Due North: Iceland
Tracey McCallum discovers there’s much more to Iceland than the Northern Lights
With a population of only 338, 000, this cool and quirky island receives over two million visitors a year –that’s over six times the population. The big draw, of course, is the Northern Lights. This other worldly, colourful light phenomenon, also known as the Aurora Borealis, is seen in the skies above the northern Hemisphere.
As there’s no darkness between April and mid-August, the best time to see the lights is between September and early April when dark, clear nights are the perfect backdrop to the free light show. Of course, heading to Iceland in the depths of winter also means it’s pretty darn cold. Yes, even colder than Scotland. Fortunately, at the Hotel Ranga, you’re guaranteed everything you need for a cosy stay, including the warmest of welcomes.
Set within the stunning Icelandic countryside, south of Reykjavik and around 90 minutes from Keflavík International Airport, the luxurious timber lodge has welcomed the likes of the Kardashians and the Obamas. Inside, they’ve thought of everything. Huge comfy beds dominate the stylish bedrooms, private porches offer stunning views, hot tubs look out over the river, and snowsuits hang by the door so guests can layer up before braving the outdoors. You will want to venture out though, there’s so much to see and do here. If you’re unsure where to start, the hotel can book a local guide from Midgard Adventure to tailor-make an itinerary and escort you on your travels.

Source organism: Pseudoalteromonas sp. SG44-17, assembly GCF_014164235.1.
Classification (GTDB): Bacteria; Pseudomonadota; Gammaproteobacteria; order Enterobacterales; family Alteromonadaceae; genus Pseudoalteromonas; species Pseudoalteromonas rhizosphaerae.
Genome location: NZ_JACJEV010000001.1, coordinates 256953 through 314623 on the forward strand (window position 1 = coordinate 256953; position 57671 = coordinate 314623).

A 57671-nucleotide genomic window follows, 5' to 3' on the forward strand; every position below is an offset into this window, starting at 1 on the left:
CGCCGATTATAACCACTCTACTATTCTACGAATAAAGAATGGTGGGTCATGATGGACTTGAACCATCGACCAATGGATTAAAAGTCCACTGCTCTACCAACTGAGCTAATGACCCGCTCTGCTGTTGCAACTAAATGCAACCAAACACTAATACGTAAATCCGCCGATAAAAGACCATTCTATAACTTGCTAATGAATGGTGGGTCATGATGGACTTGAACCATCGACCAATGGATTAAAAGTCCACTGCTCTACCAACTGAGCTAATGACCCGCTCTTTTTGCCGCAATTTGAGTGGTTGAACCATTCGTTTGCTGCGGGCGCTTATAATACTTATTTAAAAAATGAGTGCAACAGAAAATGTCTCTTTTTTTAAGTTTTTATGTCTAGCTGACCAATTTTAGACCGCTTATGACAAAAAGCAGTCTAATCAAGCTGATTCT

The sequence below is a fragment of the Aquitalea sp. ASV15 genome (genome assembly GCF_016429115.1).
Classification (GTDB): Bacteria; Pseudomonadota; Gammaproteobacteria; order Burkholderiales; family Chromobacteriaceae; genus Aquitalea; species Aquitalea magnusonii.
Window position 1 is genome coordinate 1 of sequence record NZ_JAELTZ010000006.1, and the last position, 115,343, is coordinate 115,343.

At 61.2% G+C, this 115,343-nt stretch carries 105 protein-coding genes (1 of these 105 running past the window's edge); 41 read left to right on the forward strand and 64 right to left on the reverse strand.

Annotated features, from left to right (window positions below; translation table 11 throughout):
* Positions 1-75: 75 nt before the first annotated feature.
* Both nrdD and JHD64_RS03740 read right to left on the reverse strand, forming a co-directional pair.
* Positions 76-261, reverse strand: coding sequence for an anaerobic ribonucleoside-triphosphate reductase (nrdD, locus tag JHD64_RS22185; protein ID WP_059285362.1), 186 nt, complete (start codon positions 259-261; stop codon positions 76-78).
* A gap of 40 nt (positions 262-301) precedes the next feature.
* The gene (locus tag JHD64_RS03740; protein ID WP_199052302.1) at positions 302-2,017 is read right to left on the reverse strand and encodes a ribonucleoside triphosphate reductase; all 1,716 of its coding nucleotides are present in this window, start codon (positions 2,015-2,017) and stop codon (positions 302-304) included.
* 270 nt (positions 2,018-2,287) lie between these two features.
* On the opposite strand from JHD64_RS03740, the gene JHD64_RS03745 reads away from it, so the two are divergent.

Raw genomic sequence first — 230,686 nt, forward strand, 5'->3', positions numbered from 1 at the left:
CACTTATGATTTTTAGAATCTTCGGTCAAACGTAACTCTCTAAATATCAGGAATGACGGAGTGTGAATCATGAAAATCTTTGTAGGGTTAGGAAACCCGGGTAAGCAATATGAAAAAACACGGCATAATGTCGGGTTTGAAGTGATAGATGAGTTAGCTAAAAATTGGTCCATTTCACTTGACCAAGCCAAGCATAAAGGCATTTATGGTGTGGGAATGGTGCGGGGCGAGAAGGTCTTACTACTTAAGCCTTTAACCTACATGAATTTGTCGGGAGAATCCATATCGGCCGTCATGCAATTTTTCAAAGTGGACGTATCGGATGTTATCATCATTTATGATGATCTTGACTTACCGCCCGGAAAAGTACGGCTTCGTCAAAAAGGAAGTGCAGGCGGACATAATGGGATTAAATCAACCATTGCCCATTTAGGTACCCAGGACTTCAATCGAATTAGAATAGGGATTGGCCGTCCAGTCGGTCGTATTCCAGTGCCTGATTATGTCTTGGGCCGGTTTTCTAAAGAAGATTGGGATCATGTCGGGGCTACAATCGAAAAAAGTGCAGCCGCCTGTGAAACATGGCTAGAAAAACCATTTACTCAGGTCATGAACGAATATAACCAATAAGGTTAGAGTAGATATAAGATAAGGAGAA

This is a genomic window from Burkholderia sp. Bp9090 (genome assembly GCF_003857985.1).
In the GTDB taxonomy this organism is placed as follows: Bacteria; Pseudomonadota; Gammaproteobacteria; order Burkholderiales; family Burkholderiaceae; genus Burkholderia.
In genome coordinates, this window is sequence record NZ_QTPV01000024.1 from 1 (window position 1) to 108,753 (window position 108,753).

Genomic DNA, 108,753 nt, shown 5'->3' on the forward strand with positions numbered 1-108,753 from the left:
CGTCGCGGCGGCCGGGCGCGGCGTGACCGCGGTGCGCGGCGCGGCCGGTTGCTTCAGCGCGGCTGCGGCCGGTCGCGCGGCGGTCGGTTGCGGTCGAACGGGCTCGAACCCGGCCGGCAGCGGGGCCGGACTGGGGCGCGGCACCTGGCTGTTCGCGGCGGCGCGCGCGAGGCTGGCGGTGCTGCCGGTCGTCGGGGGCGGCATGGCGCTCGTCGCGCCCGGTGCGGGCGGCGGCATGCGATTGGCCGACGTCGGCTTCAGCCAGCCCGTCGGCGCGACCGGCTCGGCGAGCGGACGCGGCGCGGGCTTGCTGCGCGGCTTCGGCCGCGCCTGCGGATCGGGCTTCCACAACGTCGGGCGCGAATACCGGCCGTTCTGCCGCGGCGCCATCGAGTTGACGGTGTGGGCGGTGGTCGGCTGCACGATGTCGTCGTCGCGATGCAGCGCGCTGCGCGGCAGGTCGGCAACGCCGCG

The Golden Circle is a must-do day tour taking in Þingvellir National Park, Gullfoss waterfall and the Geysirhot spring area, where you can get up close to boiling mud pits, exploding geysers and the spectacular Strokkur which spouts water 30 metres into the air every few minutes.
It’s also worth paying a visit to the Lava Centre where an interactive exhibit showcases Iceland’s volcanic and earthquake activity. After all that explosive drama, swing by Ölvisholt Microbrewery for a look around and a pint or two.Weirdly, beer was banned in Iceland until 1989 but microbreweries are now popping up all over the place and this little gem was set up in an old dairy shed by two neighbouring farmers.
If you’re feeling brave, Midgard also offer hiking, biking, snowmobile trips and all-day Super Jeep tours. These vehicles are monsters and perfect for getting off the beaten track,exploring the rough, dramatic, volcanic landscape.It’s up to your guide –and the unpredictable weather –which route you take. Ours took in the spectacular black sand beach at Landeyjafjara; the stunning Seljalandsfoss waterfall; and the dramatic caves and canyons of the Þórsmörkarea. Keep your eyes peeled and you might be lucky enough to spot an Arctic fox (we did!) or some seals bobbing in the crashing waves of the North Atlantic.
Bringing our tour to a close, we drove up to the lava fields of Hekla, one of the most active volcanoes in Iceland.It last erupted in 2000 and is due another eruption anytime soon.Where the moss had grown over the lava rock, we took the opportunity to lie down for a while and marvel at the magnificence of Hekla looming above us. We might not have been lucky enough to seethe Northern Lights but in this magical, mystical place, only one thing is certain –you are completely at the mercy of nature.